Groups Seek Ban of Food Container Chemicals

     WASHINGTON (CN) – Consumer groups requested the Food and Drug Administration ban certain oil and water repellents on food wrappings, and certain additives in food containers.
     The requests were made by the Natural Resources Defense Council, the Center for Food Safety, the Breast Cancer Fund, the Center for Environmental Health, Clean Water Action, the Center for Science in the Public Interest, Children’s Environmental Health Network, Environmental Working Group, and Improving Kids’ Environment.
     The petition to ban the water and oil repellents asks the FDA to amend a food additive regulation to no longer provide for the use of three perfluoroalkyl ethyl containing substances as oil and water repellants for paper and paperboard for use in contact with aqueous and fatty foods.
     If the FDA determines that new data are available regarding the toxicity of these substances that justify amending the regulation the FDA will amend it, according to the announcement.
     The petition to ban certain additives in food containers asks the FDA amend a food additive regulation so it no longer provides for the use of potassium perchlorate as an additive in gaskets for sealing food containers; revoke the exemption that allows the use of sodium perchlorate monohydrate as a conductivity enhancer in antistatic agents for use in finished articles that contact dry foods; and issue a new regulation to prohibit the use of perchlorate in antistatic agents for use in food-contact articles.
     Scientific research indicates perchlorates can disrupt the thyroid’s ability to produce hormones needed for normal growth and development, according to the Environmental Protection Agency’s website, which also calls the chemical a “contaminant.”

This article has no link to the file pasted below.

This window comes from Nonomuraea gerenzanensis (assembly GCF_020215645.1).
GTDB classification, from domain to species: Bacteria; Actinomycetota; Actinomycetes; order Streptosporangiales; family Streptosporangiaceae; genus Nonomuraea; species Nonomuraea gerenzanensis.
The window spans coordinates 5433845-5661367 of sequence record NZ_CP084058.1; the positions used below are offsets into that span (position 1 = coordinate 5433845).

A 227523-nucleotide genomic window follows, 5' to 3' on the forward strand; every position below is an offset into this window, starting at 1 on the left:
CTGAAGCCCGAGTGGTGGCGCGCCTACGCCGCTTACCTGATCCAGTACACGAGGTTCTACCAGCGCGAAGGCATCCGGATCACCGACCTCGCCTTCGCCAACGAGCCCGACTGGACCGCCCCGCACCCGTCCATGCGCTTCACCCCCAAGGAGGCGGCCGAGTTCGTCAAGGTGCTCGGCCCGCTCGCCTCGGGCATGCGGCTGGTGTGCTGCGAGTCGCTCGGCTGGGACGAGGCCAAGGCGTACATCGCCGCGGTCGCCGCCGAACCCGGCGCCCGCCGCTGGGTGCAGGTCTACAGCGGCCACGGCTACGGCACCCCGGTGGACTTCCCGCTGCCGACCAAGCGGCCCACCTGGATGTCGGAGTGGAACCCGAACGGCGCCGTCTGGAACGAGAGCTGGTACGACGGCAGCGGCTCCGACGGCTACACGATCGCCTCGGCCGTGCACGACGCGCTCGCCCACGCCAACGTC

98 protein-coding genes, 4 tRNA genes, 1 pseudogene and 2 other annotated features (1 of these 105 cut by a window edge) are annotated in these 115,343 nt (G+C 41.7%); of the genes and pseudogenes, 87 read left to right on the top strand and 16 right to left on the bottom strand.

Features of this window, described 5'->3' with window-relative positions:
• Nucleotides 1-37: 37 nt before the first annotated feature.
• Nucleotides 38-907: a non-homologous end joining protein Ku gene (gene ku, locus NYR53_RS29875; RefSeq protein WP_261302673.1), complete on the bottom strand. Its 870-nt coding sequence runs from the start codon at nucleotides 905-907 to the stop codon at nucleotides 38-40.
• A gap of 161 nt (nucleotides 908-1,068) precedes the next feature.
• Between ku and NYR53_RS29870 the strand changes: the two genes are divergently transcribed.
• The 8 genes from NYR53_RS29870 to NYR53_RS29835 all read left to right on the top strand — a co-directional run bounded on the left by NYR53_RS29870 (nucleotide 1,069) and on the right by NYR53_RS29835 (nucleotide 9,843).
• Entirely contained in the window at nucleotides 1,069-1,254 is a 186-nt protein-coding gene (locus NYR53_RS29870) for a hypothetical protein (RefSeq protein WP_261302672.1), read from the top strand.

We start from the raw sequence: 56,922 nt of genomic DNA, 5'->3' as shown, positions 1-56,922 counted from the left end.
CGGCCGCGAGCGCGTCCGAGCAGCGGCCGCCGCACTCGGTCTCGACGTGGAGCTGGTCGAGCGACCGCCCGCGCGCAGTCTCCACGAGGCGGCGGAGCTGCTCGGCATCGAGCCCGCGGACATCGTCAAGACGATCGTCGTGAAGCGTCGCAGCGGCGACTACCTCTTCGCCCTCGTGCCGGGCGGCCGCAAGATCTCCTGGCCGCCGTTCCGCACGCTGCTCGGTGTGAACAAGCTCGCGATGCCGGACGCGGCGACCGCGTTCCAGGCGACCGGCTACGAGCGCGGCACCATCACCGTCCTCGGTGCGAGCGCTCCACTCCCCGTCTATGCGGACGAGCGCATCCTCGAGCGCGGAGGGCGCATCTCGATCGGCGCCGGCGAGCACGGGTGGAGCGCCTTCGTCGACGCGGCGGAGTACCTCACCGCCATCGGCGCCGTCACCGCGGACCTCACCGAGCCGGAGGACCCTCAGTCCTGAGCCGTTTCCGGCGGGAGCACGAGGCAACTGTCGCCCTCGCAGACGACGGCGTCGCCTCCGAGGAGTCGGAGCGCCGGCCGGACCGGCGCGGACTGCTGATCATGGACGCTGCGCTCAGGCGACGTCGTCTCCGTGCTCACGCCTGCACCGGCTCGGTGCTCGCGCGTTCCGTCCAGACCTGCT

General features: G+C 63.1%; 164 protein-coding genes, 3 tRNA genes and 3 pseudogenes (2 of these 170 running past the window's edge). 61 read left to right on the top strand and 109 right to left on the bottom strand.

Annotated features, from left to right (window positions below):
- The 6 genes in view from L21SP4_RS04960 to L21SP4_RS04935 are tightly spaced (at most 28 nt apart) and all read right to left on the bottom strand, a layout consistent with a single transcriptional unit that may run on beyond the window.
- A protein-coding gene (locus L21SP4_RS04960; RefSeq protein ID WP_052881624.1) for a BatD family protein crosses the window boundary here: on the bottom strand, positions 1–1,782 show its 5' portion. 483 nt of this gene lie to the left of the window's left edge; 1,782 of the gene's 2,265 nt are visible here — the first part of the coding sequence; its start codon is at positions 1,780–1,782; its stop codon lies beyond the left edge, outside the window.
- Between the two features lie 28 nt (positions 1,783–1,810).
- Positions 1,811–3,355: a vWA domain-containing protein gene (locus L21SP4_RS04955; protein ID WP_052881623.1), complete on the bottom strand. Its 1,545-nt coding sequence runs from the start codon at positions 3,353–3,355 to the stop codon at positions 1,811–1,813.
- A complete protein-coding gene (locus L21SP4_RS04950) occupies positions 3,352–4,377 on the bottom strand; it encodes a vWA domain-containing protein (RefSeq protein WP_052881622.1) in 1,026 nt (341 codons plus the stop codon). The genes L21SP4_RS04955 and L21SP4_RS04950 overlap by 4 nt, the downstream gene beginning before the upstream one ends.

The petition states that new perchlorate toxicity data are now available which support the requested amendment, and new toxicity and exposure data on perchlorates are now available which support the requested revocation of exemption and issuance of a new regulation.
     If the FDA determines that new data are available regarding the toxicity of potassium perchlorate that justify amending the food additive regulation, the FDA will amend it, the agency said.
     If, under required procedures, the FDA tentatively concludes that available information on the dietary concentration or safety of sodium perchlorate monohydrate no longer supports an exemption from the food additive regulations, the FDA will notify those who requested the exemption and allow them to show why the exemption should not be revoked. If after following further procedures the FDA decides to revoke the exemption, the agency will publish a notice to that effect in the Federal Register, the agency said.
     “Food ingredients” may be prohibited from uses in human food based on “a determination that [the food ingredients] present a potential risk to the public health or have not been shown by adequate scientific data to be safe for use in human food,” the action states (Brackets in the action). The FDA finds the petition contains reasonable grounds to that effect and therefore must publish the petition for comment.
     The FDA requests comments specifically regarding the issuance of a new regulation to prohibit the use of perchlorate in antistatic agents for use in food-contact articles. Submit either electronic or written comments by May 15, 2015.

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